Wolfowitz, who was the deputy secretary of defense for President George W. Bush in the lead-up to and start of the Iraq War, said in an interview published Friday that while he isn't enthused about it, he may be forced to vote for Clinton.
"I wish there were somebody I could be comfortable voting for," Wolfowitz told
the German publication Der Spiegel. "I might have to vote for Hillary Clinton, even though I have big reservations about her."
In the interview, Wolfowitz repeatedly expressed concerns about Trump, saying he agrees with 50 other former Republican security officials who recently blasted Trump as "dangerous."
"He says he admires Putin, that Saddam Hussein was killing terrorists, that the Chinese were impressive because they were tough on Tiananmen Square. That is pretty disturbing," Wolfowitz said, calling him "unacceptable."
Wolfowitz also called Trump a continuation of President Barack Obama, despite their party differences. Wolfowitz said Obama's apparent "step back" foreign policy would be exaggerated under Trump, calling him "Obama squared."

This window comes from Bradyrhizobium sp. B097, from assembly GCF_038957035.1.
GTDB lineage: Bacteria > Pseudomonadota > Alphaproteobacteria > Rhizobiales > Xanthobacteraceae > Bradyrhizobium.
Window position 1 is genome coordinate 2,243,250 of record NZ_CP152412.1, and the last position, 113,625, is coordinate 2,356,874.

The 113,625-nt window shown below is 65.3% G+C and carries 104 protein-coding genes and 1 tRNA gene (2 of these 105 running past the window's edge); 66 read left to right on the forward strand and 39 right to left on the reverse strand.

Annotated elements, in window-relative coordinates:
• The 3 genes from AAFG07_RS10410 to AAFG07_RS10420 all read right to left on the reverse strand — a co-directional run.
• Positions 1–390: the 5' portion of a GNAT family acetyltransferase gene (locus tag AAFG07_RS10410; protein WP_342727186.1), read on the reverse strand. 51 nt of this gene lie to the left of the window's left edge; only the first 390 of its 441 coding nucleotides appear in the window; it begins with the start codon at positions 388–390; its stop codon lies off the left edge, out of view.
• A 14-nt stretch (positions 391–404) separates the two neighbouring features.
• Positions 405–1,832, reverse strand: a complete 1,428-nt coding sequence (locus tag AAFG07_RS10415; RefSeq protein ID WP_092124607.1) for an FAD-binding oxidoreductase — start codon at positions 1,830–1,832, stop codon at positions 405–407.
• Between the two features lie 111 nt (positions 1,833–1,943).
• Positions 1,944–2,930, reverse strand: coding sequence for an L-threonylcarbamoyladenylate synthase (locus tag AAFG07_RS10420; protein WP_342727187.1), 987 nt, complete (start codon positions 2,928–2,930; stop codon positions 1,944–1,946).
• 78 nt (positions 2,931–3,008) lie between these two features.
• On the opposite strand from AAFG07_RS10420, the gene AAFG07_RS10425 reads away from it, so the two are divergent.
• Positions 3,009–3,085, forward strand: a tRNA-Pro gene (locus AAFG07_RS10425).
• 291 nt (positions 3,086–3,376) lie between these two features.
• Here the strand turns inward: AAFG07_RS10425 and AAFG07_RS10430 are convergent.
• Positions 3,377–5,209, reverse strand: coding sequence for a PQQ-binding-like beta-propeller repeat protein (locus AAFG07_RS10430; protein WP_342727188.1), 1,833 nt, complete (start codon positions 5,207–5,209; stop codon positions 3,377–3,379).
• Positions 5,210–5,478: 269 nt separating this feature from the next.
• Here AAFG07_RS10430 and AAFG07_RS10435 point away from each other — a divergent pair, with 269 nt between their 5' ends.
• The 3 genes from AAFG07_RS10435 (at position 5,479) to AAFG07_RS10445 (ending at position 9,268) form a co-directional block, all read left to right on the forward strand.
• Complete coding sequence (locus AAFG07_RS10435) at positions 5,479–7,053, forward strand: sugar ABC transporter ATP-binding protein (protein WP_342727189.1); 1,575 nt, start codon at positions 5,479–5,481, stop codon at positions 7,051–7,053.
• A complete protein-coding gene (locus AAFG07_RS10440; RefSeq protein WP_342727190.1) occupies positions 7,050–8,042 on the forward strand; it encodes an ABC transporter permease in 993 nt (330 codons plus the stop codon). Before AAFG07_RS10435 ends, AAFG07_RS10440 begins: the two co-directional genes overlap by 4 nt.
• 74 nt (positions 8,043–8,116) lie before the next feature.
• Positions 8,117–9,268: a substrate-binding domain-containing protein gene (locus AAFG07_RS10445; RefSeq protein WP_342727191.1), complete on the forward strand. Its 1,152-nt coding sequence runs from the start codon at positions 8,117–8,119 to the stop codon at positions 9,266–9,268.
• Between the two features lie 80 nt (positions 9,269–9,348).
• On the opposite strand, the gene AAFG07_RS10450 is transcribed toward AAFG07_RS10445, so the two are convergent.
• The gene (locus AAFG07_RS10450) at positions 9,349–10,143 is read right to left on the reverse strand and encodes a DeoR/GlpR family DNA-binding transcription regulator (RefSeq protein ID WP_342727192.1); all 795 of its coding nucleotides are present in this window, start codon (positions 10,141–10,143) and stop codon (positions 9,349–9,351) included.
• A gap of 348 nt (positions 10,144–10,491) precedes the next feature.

"The only way you can be comfortable about Trump's foreign policy is to think he doesn't really mean anything he says. That's a pretty uncomfortable place to be in," Wolfowitz said. "Our security depends on having good relationships with our allies. Trump mainly shows contempt for them. And he seems to be unconcerned about the Russian aggression in Ukraine. By doing this he tells them that they can go ahead and do what they are doing. That is dangerous."
Wolfowitz is one of the nation's most prominent neoconservatives and interventionists, and has been widely characterized as the "architect' of the invasion of Iraq. CNN reported
back in 2003 that he was the first Bush administration official to push the 43rd president to topple Saddam Hussein -- broaching the subject four days after the September 11 attacks.
Trump has been an ardent critic of the Iraq War on the campaign trail, saying he opposed it from the get-go, although the first evidence of him opposing the invasion of Iraq was after the war had begun. But Clinton voted in favor of the war when she was in the Senate, a fact that her opponents have used against in her both the 2008 and 2016 presidential elections.
The GOP candidate has also criticized Obama and Clinton for pulling troops out of Iraq too quickly and destabilizing the region, though he supported the same policy in CNN interviews during Obama's first term.
Clinton has steadily courted and landed endorsements from Republican elders in foreign policy, arguing that their support shows that Trump's election would endanger the country's security.